Est. May 2008

12 March, 2013

The Bible – Episode 2

Well, folks, episode 2 of the Downey/Burnett series The Bible was, IMO, worse than the first as far as Scriptural accuracy. Melinda Penner over at Stand to Reason Blog points out the lack of God in the series:
The big picture is missing. The significance of events is left out of the history. And that is what the Bible is really about. I don't really understand the point of making a series about the Bible if the main point of it all is absent.

-snip-

The Bible isn't just a series of events about the nation of Israel. The significance is what God was doing through the nation and individuals. It's about God. And that's what is disappointing to me in this series.
Others (like me) have chosen to point out specific ‘errors’ and ‘mistakes’ within the episodes to show how far the series strays from the source material.

Now, as Melinda said, trying to condense a 66-chapter book into 5, 2-hour segments is a daunting task – of course, some things will be missed. And, because it’s Hollywood, some scenes will end up being tweaked.

That said, here’s how Downey and Burnett ‘tweaked’ – and ultimately erred – in their retelling.


Like the show, I broke my commentary into sections separated by commercial breaks.

The Bible doesn’t mention the Israelite spies having to climb the wall of Jericho to get in, nor does it say anything about having a street-battle before meeting Rahab. If there had been a fight like this, when the king’s men came to her they wouldn’t likely have been so ready to accept her lie that the men had already left the city – more than likely, they would have torn her house apart looking for them.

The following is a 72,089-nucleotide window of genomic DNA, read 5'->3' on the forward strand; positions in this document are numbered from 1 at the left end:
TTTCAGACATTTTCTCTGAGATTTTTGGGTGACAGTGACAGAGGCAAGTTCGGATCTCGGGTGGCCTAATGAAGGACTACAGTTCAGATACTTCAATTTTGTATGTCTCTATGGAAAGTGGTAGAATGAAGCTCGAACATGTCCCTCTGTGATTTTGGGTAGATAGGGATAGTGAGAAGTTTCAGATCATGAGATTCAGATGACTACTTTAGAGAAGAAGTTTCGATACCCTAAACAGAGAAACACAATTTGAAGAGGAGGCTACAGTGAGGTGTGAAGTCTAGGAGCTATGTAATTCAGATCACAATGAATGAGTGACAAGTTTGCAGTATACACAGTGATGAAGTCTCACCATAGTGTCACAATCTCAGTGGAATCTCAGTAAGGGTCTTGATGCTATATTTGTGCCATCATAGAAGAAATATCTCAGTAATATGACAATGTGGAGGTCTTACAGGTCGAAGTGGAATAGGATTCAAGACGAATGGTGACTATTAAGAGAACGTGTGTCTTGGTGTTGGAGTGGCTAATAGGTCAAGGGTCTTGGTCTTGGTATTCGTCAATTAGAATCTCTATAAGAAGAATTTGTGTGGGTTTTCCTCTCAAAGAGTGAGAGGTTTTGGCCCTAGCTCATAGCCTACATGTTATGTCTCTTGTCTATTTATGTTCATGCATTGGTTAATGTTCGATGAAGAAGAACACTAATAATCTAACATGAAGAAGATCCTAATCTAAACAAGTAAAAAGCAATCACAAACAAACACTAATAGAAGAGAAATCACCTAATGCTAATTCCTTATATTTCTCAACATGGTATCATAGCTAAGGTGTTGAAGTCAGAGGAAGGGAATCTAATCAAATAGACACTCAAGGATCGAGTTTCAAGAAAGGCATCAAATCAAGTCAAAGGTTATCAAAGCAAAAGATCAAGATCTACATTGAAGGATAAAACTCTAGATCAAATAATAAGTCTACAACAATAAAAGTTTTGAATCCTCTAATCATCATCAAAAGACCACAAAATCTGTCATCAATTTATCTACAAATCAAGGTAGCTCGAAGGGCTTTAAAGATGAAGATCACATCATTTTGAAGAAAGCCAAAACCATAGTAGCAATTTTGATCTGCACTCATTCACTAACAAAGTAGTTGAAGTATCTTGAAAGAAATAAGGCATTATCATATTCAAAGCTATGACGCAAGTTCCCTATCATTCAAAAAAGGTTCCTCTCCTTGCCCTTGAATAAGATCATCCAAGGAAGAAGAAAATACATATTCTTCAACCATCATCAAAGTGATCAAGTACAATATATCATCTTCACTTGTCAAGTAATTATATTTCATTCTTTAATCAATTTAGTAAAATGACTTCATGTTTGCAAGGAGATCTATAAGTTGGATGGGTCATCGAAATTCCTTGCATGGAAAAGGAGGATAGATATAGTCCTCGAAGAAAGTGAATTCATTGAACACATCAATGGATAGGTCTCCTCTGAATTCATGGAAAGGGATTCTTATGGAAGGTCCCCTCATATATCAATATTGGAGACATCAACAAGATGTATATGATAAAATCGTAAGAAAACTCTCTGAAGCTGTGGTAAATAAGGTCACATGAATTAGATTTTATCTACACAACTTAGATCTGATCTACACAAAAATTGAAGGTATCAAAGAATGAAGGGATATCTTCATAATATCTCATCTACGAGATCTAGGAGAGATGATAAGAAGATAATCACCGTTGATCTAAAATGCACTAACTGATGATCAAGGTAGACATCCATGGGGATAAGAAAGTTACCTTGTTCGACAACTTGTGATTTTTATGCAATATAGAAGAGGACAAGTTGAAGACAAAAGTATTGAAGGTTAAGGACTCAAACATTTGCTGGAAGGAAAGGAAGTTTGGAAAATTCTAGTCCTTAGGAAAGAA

The spies didn’t threaten Rahab into helping them; Rahab herself made the deal for protection.

Rahab was to hang the scarlet cord out the window, not on a post outside her door

And God never said to spare Rahab – that was the deal between the spies and her

Commercial Break

Though there’s no mention of Samson’s skin color in the Bible, it’s difficult to believe he was black; Michael Gryborski over at Christian Post mentions the same thing. Samson’s parents were of the tribe of Dan, so I (and others, apparently) were expecting either a Middle-eastern-looking gentleman or (like the other actors) a white guy with a British accent. But this is a picky little detail: there are plenty of other problems with the Samson story, which took up a full 25% of the show.

Samson’s wife and father-in-law were burned in their home; no mention is made as to why, which made it look like an arbitrary act by the Philistines. In fact, it was revenge for Samson’s burning of their fields because his father-in-law gave his wife to another man, thinking Samson didn’t want her anymore (Judges 15:1-8)

If there’s a scene in the Bible where Samson frees prisoners, I can’t find it.

Commercial Break

Samson fled to Lehi not because he freed prisoners and killed guards, but because of the burning of the fields (see above and judges 15:-13)

No indication Samson and his mother had any kind of discussion when he was taken.